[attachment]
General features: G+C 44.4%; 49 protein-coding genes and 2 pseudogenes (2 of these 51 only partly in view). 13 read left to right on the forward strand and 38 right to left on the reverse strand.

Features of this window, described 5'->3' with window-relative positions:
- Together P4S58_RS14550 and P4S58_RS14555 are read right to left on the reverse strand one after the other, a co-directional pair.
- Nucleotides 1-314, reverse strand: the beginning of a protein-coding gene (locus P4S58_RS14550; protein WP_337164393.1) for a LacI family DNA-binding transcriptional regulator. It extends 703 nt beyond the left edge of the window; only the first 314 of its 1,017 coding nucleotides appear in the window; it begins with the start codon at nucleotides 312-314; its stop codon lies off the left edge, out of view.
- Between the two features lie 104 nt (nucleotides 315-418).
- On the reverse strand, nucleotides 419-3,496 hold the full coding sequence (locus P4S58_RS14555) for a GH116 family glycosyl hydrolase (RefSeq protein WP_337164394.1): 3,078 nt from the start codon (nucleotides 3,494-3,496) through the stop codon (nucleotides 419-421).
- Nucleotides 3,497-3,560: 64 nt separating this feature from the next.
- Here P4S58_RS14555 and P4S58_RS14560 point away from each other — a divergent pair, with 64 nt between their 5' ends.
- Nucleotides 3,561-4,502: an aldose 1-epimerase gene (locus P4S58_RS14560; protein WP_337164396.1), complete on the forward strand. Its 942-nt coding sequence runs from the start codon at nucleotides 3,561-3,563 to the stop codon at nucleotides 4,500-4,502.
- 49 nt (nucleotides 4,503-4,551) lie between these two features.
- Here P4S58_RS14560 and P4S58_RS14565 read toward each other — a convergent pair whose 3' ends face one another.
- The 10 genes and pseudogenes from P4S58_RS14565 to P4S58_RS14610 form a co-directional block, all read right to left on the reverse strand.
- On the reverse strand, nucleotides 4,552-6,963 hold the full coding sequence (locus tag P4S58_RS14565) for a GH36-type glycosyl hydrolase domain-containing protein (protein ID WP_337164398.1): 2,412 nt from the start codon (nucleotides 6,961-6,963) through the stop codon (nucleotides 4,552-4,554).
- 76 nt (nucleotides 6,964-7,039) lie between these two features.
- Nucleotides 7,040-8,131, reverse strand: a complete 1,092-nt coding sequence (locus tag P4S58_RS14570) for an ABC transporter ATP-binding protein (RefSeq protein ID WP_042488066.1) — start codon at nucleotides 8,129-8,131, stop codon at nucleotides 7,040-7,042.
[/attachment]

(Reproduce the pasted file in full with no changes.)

General features: G+C 44.4%; 49 protein-coding genes and 2 pseudogenes (2 of these 51 only partly in view). 13 read left to right on the forward strand and 38 right to left on the reverse strand.

Features of this window, described 5'->3' with window-relative positions:
- Together P4S58_RS14550 and P4S58_RS14555 are read right to left on the reverse strand one after the other, a co-directional pair.
- Nucleotides 1-314, reverse strand: the beginning of a protein-coding gene (locus P4S58_RS14550; protein WP_337164393.1) for a LacI family DNA-binding transcriptional regulator. It extends 703 nt beyond the left edge of the window; only the first 314 of its 1,017 coding nucleotides appear in the window; it begins with the start codon at nucleotides 312-314; its stop codon lies off the left edge, out of view.
- Between the two features lie 104 nt (nucleotides 315-418).
- On the reverse strand, nucleotides 419-3,496 hold the full coding sequence (locus P4S58_RS14555) for a GH116 family glycosyl hydrolase (RefSeq protein WP_337164394.1): 3,078 nt from the start codon (nucleotides 3,494-3,496) through the stop codon (nucleotides 419-421).
- Nucleotides 3,497-3,560: 64 nt separating this feature from the next.
- Here P4S58_RS14555 and P4S58_RS14560 point away from each other — a divergent pair, with 64 nt between their 5' ends.
- Nucleotides 3,561-4,502: an aldose 1-epimerase gene (locus P4S58_RS14560; protein WP_337164396.1), complete on the forward strand. Its 942-nt coding sequence runs from the start codon at nucleotides 3,561-3,563 to the stop codon at nucleotides 4,500-4,502.
- 49 nt (nucleotides 4,503-4,551) lie between these two features.
- Here P4S58_RS14560 and P4S58_RS14565 read toward each other — a convergent pair whose 3' ends face one another.
- The 10 genes and pseudogenes from P4S58_RS14565 to P4S58_RS14610 form a co-directional block, all read right to left on the reverse strand.
- On the reverse strand, nucleotides 4,552-6,963 hold the full coding sequence (locus tag P4S58_RS14565) for a GH36-type glycosyl hydrolase domain-containing protein (protein ID WP_337164398.1): 2,412 nt from the start codon (nucleotides 6,961-6,963) through the stop codon (nucleotides 4,552-4,554).
- 76 nt (nucleotides 6,964-7,039) lie between these two features.
- Nucleotides 7,040-8,131, reverse strand: a complete 1,092-nt coding sequence (locus tag P4S58_RS14570) for an ABC transporter ATP-binding protein (RefSeq protein ID WP_042488066.1) — start codon at nucleotides 8,129-8,131, stop codon at nucleotides 7,040-7,042.